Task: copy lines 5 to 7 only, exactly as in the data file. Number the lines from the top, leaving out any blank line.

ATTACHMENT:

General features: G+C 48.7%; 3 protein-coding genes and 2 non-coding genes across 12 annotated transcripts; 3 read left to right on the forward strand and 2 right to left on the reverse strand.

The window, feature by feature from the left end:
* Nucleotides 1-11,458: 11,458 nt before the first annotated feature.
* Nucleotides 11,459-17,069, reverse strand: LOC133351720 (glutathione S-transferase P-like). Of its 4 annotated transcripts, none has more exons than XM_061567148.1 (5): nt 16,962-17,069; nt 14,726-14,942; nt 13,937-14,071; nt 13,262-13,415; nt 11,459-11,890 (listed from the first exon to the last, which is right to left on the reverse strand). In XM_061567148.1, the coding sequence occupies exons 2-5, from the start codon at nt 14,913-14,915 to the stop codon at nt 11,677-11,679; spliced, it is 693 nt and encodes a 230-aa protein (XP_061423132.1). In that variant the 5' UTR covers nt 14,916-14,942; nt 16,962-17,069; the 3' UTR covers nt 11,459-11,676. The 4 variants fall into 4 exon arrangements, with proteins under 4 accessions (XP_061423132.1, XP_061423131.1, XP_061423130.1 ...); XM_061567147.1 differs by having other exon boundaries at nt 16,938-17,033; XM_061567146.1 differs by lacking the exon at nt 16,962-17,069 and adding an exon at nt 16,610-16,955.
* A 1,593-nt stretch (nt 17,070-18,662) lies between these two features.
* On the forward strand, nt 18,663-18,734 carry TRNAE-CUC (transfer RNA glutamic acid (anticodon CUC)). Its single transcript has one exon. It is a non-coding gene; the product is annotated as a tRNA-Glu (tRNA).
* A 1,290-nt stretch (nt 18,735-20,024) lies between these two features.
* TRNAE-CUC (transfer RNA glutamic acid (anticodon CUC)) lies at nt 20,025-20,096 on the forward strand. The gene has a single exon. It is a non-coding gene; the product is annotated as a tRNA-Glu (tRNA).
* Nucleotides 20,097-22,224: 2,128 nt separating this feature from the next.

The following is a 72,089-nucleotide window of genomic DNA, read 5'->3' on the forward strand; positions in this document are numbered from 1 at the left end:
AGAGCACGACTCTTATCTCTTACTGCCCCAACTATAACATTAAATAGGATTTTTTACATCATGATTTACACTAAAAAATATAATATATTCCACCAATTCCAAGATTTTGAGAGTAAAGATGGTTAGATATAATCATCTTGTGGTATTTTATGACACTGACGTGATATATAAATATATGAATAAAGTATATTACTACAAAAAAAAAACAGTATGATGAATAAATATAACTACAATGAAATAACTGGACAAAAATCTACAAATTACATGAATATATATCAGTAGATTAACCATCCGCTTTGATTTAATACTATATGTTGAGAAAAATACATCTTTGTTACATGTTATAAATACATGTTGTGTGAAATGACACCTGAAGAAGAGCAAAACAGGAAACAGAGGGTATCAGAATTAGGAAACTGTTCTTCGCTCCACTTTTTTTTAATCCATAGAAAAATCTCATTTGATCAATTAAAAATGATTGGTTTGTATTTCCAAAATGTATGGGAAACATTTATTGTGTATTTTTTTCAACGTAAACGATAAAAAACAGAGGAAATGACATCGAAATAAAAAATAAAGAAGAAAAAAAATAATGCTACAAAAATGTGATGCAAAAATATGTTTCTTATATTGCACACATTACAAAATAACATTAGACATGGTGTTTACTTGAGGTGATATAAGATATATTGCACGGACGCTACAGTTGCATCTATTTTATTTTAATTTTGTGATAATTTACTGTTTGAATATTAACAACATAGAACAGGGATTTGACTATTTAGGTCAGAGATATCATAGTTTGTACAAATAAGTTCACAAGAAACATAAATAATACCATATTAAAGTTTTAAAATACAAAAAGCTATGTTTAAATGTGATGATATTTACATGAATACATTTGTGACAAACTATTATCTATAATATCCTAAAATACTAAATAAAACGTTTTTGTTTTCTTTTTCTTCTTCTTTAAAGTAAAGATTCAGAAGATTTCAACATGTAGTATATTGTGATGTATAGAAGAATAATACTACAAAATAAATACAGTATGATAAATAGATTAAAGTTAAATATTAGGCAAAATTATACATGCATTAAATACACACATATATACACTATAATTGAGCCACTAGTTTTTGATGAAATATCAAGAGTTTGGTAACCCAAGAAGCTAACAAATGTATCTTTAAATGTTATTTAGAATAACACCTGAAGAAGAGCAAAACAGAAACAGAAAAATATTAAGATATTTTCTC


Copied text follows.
* A 1,593-nt stretch (nt 17,070-18,662) lies between these two features.
* On the forward strand, nt 18,663-18,734 carry TRNAE-CUC (transfer RNA glutamic acid (anticodon CUC)). Its single transcript has one exon. It is a non-coding gene; the product is annotated as a tRNA-Glu (tRNA).
* A 1,290-nt stretch (nt 18,735-20,024) lies between these two features.